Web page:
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The Cod Wars, also called the Iceland Cod Wars (Icelandic: Þorskastríðin, "the cod wars", or Landhelgisstríðin, "the wars for the territorial waters") were a series of confrontations in the 1950s and 1970s between the United Kingdom and Iceland regarding fishing rights in the North Atlantic. The name of the conflict may be derived from a pun on the term "Cold War" (with "cod" reading so similarly to "cold"), possibly via the British tabloid press.
In 1972, Iceland unilaterally declared an Exclusive Economic Zone extending beyond its territorial waters, before announcing plans to reduce over-fishing. It policed its quota system with the coast guard, leading to a series of net-cutting incidents with British trawlers that fished the areas. As a result, a fleet of British Royal Naval warships and tug-boats was employed to act as a deterrent against any future harassment of British fishing crews by the Icelandic craft.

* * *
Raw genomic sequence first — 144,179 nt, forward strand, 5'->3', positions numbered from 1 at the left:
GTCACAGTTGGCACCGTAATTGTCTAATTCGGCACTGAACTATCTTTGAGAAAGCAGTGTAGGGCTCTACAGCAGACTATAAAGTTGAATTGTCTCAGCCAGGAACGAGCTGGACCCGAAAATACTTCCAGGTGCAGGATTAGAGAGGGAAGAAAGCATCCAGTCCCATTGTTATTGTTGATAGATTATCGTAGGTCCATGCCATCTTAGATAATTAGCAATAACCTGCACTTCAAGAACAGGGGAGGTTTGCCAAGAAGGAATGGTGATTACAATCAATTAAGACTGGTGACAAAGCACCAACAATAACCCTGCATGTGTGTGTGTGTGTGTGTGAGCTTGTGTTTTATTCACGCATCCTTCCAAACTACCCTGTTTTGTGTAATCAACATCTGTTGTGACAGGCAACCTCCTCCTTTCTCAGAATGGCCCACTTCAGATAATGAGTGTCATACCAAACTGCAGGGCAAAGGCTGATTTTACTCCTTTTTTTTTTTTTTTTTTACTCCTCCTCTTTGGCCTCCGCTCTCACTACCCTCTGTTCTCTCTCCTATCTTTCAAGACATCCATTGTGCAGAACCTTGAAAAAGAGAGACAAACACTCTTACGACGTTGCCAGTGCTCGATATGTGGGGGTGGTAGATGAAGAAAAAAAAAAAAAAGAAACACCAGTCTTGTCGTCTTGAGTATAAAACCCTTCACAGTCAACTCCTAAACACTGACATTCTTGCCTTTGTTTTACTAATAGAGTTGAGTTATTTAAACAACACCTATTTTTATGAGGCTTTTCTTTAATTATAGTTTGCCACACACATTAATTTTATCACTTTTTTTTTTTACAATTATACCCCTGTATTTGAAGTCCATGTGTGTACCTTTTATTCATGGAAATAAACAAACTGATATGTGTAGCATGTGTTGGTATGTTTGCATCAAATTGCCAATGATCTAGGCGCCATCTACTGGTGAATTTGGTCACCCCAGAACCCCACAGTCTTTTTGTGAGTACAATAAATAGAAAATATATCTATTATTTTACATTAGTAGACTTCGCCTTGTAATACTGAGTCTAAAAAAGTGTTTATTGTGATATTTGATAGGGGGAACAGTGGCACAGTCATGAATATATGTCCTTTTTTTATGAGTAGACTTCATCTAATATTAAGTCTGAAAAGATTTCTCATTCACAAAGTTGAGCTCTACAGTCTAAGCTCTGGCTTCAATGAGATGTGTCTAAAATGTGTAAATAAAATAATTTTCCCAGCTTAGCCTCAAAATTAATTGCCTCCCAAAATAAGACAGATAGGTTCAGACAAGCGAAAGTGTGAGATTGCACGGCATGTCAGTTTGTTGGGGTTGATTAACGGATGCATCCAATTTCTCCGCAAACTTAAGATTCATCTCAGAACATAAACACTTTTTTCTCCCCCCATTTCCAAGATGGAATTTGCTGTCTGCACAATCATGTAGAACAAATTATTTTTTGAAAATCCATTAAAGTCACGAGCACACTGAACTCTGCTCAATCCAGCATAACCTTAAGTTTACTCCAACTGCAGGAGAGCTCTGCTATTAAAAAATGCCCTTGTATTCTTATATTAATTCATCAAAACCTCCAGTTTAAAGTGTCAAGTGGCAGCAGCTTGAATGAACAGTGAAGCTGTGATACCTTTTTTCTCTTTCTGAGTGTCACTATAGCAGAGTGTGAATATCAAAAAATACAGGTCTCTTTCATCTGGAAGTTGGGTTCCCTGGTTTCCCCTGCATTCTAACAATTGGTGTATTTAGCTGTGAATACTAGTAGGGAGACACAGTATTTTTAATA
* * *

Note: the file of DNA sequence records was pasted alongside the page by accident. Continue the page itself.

In 1976, a compromise between the two states allowed a maximum of 24 British trawlers access to the disputed 200 nautical mile (370 km) limit. Two-hundred-nautical-mile Exclusive Economic Zones became recognized internationally on November 14, 1994, after having been agreed at the conference on the Third United Nations Convention on the Law of the Sea (UNCLOS) in 1982.